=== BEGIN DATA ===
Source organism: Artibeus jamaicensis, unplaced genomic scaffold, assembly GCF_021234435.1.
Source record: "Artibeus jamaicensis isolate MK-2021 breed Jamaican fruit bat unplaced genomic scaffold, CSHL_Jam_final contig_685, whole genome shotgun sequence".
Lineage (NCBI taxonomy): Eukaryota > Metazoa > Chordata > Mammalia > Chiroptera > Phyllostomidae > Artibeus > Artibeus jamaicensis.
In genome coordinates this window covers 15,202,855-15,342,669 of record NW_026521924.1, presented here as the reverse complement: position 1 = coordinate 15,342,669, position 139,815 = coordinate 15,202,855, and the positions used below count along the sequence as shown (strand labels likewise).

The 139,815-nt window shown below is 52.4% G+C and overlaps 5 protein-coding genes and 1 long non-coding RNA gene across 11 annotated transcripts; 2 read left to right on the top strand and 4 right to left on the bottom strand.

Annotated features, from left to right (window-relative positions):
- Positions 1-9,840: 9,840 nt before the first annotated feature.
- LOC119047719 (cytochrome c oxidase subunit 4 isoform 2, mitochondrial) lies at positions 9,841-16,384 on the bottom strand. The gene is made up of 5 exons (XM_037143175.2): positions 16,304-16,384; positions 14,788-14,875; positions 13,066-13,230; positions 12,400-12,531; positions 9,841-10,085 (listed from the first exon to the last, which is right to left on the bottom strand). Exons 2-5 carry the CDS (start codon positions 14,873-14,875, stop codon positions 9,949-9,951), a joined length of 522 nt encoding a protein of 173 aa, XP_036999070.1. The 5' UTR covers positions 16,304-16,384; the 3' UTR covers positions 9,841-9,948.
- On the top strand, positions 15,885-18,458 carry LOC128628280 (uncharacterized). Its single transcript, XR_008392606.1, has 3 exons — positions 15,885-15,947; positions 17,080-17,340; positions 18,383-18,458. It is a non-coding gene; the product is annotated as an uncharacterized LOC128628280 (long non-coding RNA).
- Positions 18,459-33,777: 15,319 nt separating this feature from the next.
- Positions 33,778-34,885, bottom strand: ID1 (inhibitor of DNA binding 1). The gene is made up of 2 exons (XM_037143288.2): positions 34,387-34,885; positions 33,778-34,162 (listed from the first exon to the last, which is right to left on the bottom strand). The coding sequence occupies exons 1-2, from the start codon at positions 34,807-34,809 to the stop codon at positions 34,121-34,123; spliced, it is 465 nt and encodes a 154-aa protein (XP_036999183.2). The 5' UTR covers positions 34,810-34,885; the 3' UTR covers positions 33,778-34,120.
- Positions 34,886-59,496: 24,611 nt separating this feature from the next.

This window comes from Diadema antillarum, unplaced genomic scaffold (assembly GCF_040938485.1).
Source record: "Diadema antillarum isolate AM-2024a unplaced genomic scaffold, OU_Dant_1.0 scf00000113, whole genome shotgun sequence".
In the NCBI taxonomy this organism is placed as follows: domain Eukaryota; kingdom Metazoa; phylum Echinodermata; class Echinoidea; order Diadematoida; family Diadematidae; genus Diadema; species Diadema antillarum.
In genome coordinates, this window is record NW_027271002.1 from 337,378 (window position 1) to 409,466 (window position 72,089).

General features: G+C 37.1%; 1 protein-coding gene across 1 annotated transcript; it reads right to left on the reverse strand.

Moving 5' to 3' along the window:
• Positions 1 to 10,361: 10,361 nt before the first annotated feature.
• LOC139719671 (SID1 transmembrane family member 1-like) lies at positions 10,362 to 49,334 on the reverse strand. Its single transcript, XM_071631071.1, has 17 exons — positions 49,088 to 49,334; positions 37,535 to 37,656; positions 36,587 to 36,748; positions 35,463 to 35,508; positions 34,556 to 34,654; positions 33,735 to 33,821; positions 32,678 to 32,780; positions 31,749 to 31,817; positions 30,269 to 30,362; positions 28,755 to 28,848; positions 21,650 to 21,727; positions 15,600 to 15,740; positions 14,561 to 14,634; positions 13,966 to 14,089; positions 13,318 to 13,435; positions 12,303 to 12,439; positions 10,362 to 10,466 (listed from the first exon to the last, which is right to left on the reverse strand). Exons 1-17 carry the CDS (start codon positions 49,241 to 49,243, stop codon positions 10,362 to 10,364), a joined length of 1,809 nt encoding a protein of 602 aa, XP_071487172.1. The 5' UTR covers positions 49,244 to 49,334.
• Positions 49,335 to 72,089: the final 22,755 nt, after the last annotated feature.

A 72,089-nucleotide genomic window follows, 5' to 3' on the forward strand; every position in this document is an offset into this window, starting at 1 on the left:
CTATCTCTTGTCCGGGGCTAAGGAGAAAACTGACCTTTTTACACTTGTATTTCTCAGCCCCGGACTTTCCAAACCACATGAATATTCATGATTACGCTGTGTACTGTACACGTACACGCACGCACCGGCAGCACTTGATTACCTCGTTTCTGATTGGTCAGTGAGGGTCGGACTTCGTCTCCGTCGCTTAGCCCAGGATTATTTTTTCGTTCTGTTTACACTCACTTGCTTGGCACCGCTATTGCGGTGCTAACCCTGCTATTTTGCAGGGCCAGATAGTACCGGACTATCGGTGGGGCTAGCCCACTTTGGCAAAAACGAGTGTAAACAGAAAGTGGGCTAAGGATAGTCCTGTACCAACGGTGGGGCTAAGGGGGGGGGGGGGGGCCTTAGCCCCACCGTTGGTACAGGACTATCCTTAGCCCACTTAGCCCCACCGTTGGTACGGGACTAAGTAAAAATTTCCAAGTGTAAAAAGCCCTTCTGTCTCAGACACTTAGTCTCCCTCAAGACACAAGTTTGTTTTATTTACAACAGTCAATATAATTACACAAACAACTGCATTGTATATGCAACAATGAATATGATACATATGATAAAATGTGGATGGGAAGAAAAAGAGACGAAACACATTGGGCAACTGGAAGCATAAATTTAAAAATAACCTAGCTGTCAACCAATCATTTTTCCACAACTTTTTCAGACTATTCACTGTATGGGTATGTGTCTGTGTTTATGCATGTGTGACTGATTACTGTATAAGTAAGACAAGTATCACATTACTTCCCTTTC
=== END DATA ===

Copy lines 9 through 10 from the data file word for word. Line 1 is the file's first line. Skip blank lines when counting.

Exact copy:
- On the top strand, positions 15,885-18,458 carry LOC128628280 (uncharacterized). Its single transcript, XR_008392606.1, has 3 exons — positions 15,885-15,947; positions 17,080-17,340; positions 18,383-18,458. It is a non-coding gene; the product is annotated as an uncharacterized LOC128628280 (long non-coding RNA).
- Positions 18,459-33,777: 15,319 nt separating this feature from the next.